Plaintiff contends that each phone call and/or technical omission constitutes a separate and independent violation of the Act that can be filed as a stand alone federal lawsuit. She claims that there are "at least 15" FDCPA violations, but that this case has been brought to address just one. (Compl., ¶¶ 9-10.) Despite filing this lawsuit to recover for just one violation, Plaintiff identifies and includes in the pleading the "non-asserted claims," presumably making them an issue in the case. (Compl., ¶¶ 16-21.)
B. Procedural History & Settlement Discussions*fn7
A plaintiff may not recover more than $1,000.00 in statutory damages in a Fair Debt action. See,e.g., 15 U.S.C. § 1692k(a)(2)(A); Goodman v. People's Bank, 209 Fed. Appx. 111,114 (3d Cir. 2006). On August 25, 2010, prior to the filing of the Complaint, Defendant offered Plaintiff $1,500.00, to settle all of her FDCPA claims against Defendant. (Pl.'s Ex. F (8/25/10).) Plaintiff rejected the offer, despite it exceeding the statutory maximum available. She claimed that Defendant was liable for 10 separate FDCPA violations and, therefore, she was entitled to $1,000.00 in statutory damages for each violation, in other words $10,000.00 in statutory damages, as well as attorney's fees.*fn8 (Def.'s Ex. 1; CM/ECF No. 24-2.) This position was taken despite Plaintiff's confounding refusal to include all ten claims in her request for relief. (Compl., ¶¶ 9-10.) At the time the $1,500 settlement offer was received, Plaintiff's counsel had billed a total of 2.65 hours to the file, which equates to $1,046.75 in attorney's fees. (Declaration of Michael M. Cohen, Esq. ("Cohen Decl.") Ex. F at 1.)*fn9
In January 2011, prior to the scheduling conference and the service of any discovery, Defendant offered Plaintiff $4,500.00, inclusive of fees and costs, to settle her FDCPA claims. (Def.'s Ex. 2.) Plaintiff again refused the offer. (Def.'s Ex. 2.) Instead, Plaintiff said she would accept $4,500 for just the single claim specifically alleged in the Complaint, but would not settle "all her claims" for the value of "just one claim." (Def.'s Ex. 3 at 2.)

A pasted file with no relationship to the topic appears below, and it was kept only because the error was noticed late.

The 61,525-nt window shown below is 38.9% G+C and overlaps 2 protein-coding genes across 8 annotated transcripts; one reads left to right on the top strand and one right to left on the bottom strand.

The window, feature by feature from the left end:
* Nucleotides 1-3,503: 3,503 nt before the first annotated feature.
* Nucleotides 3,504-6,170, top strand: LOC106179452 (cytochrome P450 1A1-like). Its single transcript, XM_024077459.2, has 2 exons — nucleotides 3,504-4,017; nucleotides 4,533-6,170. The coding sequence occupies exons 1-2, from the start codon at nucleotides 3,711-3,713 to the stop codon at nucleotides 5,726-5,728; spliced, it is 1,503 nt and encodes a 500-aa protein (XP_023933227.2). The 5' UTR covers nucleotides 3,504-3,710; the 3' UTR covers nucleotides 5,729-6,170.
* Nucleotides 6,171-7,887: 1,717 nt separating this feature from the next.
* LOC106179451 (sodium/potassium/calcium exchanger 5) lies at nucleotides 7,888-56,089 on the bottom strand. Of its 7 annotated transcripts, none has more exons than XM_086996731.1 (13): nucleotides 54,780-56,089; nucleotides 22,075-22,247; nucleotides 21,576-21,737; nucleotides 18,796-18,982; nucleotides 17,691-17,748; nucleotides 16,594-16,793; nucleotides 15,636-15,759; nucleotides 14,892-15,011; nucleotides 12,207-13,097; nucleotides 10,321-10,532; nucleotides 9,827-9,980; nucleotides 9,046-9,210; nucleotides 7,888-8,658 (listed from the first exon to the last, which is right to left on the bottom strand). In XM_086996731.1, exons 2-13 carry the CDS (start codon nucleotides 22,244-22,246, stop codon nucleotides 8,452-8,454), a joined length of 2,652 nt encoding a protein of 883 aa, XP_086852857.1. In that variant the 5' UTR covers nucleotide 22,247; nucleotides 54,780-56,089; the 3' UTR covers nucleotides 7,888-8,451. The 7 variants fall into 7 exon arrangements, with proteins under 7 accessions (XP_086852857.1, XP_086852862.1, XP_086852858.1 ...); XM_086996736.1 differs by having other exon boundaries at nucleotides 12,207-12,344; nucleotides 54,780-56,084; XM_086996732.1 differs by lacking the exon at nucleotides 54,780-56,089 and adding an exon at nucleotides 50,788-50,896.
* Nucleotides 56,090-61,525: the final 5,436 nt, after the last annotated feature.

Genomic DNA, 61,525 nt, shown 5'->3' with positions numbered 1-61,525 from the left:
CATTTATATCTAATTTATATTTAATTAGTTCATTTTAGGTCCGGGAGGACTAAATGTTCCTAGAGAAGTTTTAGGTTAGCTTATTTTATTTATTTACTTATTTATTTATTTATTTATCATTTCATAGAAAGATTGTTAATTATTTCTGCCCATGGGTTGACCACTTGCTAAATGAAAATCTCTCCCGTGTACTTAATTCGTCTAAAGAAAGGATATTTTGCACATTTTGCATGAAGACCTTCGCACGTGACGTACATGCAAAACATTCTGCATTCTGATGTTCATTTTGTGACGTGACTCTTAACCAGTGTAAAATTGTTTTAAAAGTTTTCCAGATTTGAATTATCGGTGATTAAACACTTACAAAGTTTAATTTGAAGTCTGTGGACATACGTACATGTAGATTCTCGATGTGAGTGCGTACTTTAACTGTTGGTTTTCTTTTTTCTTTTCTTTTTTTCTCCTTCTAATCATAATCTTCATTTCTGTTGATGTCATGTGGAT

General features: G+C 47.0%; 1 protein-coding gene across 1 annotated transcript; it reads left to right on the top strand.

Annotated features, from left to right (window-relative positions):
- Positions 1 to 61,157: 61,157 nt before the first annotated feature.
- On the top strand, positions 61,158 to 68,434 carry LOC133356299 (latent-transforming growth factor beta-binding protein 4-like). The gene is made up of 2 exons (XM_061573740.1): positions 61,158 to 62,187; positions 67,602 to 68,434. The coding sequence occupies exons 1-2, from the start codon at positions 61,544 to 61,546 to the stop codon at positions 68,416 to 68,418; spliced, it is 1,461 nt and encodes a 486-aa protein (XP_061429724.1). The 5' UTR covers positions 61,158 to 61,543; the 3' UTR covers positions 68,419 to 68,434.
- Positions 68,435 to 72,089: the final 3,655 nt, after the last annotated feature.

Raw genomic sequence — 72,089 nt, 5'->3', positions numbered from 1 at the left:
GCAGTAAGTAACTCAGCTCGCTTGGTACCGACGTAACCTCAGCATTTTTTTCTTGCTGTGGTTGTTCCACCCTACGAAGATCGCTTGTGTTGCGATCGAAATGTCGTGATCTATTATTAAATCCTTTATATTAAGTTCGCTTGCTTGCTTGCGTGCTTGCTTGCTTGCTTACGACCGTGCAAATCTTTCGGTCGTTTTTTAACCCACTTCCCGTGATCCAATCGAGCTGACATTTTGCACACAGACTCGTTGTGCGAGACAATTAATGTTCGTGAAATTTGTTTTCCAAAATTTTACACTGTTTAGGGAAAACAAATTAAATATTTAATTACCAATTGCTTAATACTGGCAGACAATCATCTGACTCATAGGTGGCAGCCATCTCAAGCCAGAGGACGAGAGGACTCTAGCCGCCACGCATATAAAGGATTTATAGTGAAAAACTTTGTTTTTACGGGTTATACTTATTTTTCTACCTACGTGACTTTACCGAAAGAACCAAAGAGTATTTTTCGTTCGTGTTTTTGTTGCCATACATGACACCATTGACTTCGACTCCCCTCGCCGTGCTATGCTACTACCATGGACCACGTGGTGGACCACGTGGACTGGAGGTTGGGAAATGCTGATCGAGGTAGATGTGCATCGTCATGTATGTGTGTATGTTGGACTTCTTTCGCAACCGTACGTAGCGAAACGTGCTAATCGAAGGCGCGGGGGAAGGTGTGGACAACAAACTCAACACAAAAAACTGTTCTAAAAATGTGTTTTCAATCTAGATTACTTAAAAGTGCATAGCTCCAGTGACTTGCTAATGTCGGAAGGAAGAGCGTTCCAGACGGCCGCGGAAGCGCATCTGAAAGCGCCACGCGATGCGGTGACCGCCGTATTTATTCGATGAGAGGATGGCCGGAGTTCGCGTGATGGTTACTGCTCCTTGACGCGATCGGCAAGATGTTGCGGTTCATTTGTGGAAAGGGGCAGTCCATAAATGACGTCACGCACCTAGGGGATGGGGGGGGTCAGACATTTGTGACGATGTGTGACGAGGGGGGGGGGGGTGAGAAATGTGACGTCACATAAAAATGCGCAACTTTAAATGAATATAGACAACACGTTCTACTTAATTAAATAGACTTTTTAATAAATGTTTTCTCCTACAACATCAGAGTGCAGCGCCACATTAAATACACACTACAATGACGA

On February 2, 2011, the Undersigned held an initial scheduling conference with counsel by telephone. Despite no scheduling order or any discovery served, Plaintiff's demand to settle her FDCPA claims was $17,500.00 ($9,500.00 in attorney's fees; $8,000.00 in statutory damages). (Affidavit of Richard J. Perr ("Perr Aff.") ¶ 1.) On February 14, 2011, again before any discovery had been served in the case and before the case had really commenced, Defendant offered Plaintiff $5,500.00 to settle her FDCPA claims. (Def.'s Ex. 5; CM/ECF No. 24-6.) Plaintiff again rejected the offer, claiming somehow that $11,000.00 in attorney's fees had already been billed to the case. (Def.'s Ex. 6; CM/ECF No. 24-7.)
Shortly after the initial conference, the parties served discovery. On March 22, 2011, Plaintiff responded to Defendant's requests. However, she did not produce any documents and provided unsigned and unverified answers to interrogatories. (Def.'s Exhs. 9, 10; CM/ECF Nos. 24-10, 24-11.) Despite this, Mr. Cohen's timesheets reflect that he billed 9.45 hours and nearly $3,800.00, reviewing the discovery requests; meeting with his spouse about them in various "office conferences";*fn10 and preparing responses. (Cohen Decl., Ex. F.)*fn11
C. Plaintiff's Acceptance of Defendant's Offer of Judgment
On March 25, 2011, Defendant served an Offer of Judgment, which states:
1. Judgment shall be entered in the amount of $1,001.00, as against Defendant American Credit Bureau, Inc.
2. In addition, Plaintiff's reasonable costs and reasonable attorney fees in connection with the claims against Defendant in the above-referenced action are to be added to the judgment; said fees and costs are to be in an amount as agreed to between counsel for the parties, or if they are unable to agree, as determined by the Court upon motion;
3. The judgment entered in accordance with this Offer of Judgment is to be in total settlement of any and all claims by Plaintiff in the above captioned case against Defendant and its current and former employees, owners, and agents, and said judgment shall have no effect whatsoever except in settlement of those claims;
4. This Offer of Judgment is made solely for the purposes specified in Rule 68, and is not to be construed either as an admission that Defendant is liable in this action, or that Plaintiff ...